Last week I heard a grandfather ask these questions to a group of other grandparents: “When you were a teenager, did you know anyone who took their own life? When you were a teenager did you know anyone who talked about taking their own life?”
The only answer uttered by everyone in the room was “No”.
The grandfather asking the question is a long-time child psychologist who has worked for decades with parents and kids. He then went into a sobering overview of kids and suicide today that left all those grandparents stunned.
This morning I was scanning the news and ran across this headline: “Survey finds teen suicide risk up by 53 percent since 2012; 1 in 10 Iowa teens have suicide plan.” The article goes on: “The number of Iowa teens with plans to kill themselves has increased by 53 percent since 2012, according to results from The Iowa Youth Survey released Tuesday by the Iowa Department of Public Health. According to the survey, one in 10 participants has a suicide plan. One in 20 reported attempting suicide in the past year. More than 70,000 Iowa students in grades six through 11 took the survey.”
2017’s “Pain In The Nation” report put forth sobering numbers as well. The numbers not only reflect the pain among children and teens, but they should be causing us pain as we ponder how to best reach kids with the life-giving message of the Gospel and the life-supporting experience of flourishing here on earth within the Body of Christ. No kid should get to the point where the darkness of death is brighter than their everyday existence in life.
The report reads, Deaths from suicide among 0 to 17-year olds grew 84 percent in the last decade (2007-2016) and are having devastating consequences for their families and communities. Suicide is the third leading cause of death among children aged 10-14 and the second leading cause of death among those aged 15-24. In just one year (from 2015 to 2016), the suicide rate grew by 10 percent among children under the age of 18. Suicide rates among girls aged 10-14 increased 231 percent in the last decade and rose 8 percent in 2016. The number of high school students who reported seriously contemplating suicide also increased significantly from 13.8 percent in 2009 to 17.7 percent in 2015.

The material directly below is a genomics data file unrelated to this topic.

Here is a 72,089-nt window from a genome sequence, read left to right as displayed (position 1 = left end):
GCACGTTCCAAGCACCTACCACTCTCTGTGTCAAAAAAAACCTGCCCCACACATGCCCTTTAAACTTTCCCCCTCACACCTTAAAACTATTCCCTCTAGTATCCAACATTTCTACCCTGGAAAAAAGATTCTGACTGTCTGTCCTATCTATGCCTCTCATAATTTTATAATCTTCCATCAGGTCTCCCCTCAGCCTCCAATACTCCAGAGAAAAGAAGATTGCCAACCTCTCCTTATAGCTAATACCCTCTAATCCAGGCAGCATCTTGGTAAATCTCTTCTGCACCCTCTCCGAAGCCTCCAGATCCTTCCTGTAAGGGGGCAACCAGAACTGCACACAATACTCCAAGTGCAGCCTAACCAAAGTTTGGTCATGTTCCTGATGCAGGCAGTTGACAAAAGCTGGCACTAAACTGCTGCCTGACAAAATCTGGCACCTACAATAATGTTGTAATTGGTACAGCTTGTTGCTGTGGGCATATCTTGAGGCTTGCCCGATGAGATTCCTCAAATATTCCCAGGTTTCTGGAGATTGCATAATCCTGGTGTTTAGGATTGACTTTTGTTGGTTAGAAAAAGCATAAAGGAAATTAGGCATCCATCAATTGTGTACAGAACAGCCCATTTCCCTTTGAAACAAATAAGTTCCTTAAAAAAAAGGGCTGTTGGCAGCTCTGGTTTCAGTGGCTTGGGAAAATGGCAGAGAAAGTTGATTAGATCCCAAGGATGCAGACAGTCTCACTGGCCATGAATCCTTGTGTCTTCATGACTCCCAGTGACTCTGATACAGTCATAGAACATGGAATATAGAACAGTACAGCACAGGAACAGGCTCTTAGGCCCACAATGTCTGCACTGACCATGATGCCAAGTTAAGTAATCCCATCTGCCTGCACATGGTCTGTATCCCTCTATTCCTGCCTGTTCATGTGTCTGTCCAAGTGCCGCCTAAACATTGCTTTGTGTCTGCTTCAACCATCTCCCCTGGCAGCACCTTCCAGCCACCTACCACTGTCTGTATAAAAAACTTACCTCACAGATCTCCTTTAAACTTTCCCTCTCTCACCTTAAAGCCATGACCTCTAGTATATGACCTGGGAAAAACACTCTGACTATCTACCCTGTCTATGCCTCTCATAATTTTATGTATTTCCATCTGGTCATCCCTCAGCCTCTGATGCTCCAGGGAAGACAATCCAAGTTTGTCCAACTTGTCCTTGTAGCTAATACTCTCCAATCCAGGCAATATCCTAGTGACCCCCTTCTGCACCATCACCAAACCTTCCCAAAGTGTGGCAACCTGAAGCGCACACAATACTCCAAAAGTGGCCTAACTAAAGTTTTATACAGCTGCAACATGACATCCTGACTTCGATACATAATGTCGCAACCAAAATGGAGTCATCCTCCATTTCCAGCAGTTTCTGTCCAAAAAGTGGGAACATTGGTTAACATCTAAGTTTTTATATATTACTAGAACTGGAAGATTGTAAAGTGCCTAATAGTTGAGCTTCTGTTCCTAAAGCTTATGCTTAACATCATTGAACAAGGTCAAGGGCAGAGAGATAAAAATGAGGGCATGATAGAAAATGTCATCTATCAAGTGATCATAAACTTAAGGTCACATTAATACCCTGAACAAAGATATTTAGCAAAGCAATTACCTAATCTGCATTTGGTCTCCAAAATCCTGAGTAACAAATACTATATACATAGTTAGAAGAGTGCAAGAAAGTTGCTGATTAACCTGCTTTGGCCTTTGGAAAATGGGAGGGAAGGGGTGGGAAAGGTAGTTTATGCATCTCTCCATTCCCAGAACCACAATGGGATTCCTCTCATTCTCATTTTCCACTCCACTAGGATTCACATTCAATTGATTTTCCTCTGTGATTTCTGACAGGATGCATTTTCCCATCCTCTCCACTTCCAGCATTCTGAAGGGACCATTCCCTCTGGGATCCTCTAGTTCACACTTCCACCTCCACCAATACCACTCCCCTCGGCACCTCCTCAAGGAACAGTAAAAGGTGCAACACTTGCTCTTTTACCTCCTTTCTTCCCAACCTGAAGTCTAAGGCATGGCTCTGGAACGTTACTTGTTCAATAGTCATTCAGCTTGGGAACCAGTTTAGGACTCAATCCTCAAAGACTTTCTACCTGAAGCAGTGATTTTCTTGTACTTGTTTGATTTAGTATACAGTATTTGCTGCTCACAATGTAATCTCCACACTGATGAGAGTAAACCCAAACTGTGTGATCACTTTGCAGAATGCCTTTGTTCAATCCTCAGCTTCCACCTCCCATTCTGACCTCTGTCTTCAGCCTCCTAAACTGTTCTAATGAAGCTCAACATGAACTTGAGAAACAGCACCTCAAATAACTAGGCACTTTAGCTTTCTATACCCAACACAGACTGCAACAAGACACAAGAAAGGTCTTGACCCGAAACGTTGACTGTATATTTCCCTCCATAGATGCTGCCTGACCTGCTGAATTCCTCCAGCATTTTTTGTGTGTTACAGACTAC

Youth workers, parents, and others in the church need to be tuned in to kids, their experiences, their issues, and the difficult realities they are working to navigate. In addition, we need to be tuned in to the warning signs and cries for help that kids share. In order to help you with that, I’ve provided a link to a free downloadable pdf we’ve put together for you here at CPYU. . . Teen Suicide: Warning Signs and Cries For Help. . . that should be distributed widely among youth workers, parents, and everyone else who cares for and loves kids.
Finally, this prayer from Scotty Smith’s Everyday Prayers. Pray it for your kids struggling with depression. . .
Why, my soul, are you downcast? Why so disturbed within me? Put your hope in God, for I will yet praise him, my Savior and my God. Ps. 43:5
Dear heavenly Father, this Scripture stirs me to pray for friends who struggle with various degrees of depression—friends living at various points on the axis between mild melancholy to the relentless pangs of suicidal depression. Father of mercies, grant me grace, teach me how to love in the complex and dark places.
Thank you for already rescuing me from simplistic views of depression. It’s not as simple a condition as I used to think. I grieve the ways I used to counsel the depressed, and it saddens me to realize how much pressure I put on them to get better and “get over it.”
David asked the right question in a season of duress: “Why, my soul, are you downcast?” Indeed, Father, what are the various reasons for a downcast, disturbed soul, and what does hoping in you look like for each?
Father, for friends who are depressed for no other reason than living as strangers to your mercy, grace and love—keep them restless until they rest in the riches of the gospel. May they redemptively despair until they are driven to the forgiveness, righteousness and peace that only come from faith in Jesus.
Father, for those whose dark emotions and skewed thinking are the result of unvoiced abuse, trauma triggers and yet-to-be healed heart wounds, bring your welcoming embrace, everlasting compassion, and healing grace to bear.
Father, for friends suffering from depression generated by anatomical anomalies—lead them to the right kind of medical care. Help us in the community of faith to be patient and understanding of the complexities involved in their care. The risk of abusing medications is always there—give us wisdom together.
Father, to your throne of grace, I bring those who suffer from depression fueled by demonic activity. Satan’s condemning, blaming, and shaming voice is enough to generate the deepest forms of despair. Show us how best to care for those under the spell and sway of our defeated, fury-filled foe (Rev. 12:12).
I do and I will yet praise you, my Savior and my God. My hope is in you, Father—for me and for my brokenhearted and dispirited friends. So very Amen I pray, in Jesus’ compassionate and victorious name.